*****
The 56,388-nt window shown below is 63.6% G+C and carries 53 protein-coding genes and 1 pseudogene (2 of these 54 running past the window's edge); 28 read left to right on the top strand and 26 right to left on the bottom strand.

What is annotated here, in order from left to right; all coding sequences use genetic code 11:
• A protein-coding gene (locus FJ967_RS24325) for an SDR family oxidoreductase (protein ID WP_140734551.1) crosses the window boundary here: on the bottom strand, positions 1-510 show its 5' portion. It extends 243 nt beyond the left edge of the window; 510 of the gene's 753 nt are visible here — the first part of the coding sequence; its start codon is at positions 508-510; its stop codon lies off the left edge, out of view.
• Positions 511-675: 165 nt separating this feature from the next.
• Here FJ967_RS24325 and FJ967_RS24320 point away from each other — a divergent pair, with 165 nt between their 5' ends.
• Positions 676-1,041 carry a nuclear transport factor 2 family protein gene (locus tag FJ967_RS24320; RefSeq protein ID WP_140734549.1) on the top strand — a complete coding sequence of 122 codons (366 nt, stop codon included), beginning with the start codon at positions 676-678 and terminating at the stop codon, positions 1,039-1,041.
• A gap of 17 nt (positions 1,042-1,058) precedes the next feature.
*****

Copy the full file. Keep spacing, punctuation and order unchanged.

The 56,388-nt window shown below is 63.6% G+C and carries 53 protein-coding genes and 1 pseudogene (2 of these 54 running past the window's edge); 28 read left to right on the top strand and 26 right to left on the bottom strand.

What is annotated here, in order from left to right; all coding sequences use genetic code 11:
• A protein-coding gene (locus FJ967_RS24325) for an SDR family oxidoreductase (protein ID WP_140734551.1) crosses the window boundary here: on the bottom strand, positions 1-510 show its 5' portion. It extends 243 nt beyond the left edge of the window; 510 of the gene's 753 nt are visible here — the first part of the coding sequence; its start codon is at positions 508-510; its stop codon lies off the left edge, out of view.
• Positions 511-675: 165 nt separating this feature from the next.
• Here FJ967_RS24325 and FJ967_RS24320 point away from each other — a divergent pair, with 165 nt between their 5' ends.
• Positions 676-1,041 carry a nuclear transport factor 2 family protein gene (locus tag FJ967_RS24320; RefSeq protein ID WP_140734549.1) on the top strand — a complete coding sequence of 122 codons (366 nt, stop codon included), beginning with the start codon at positions 676-678 and terminating at the stop codon, positions 1,039-1,041.
• A gap of 17 nt (positions 1,042-1,058) precedes the next feature.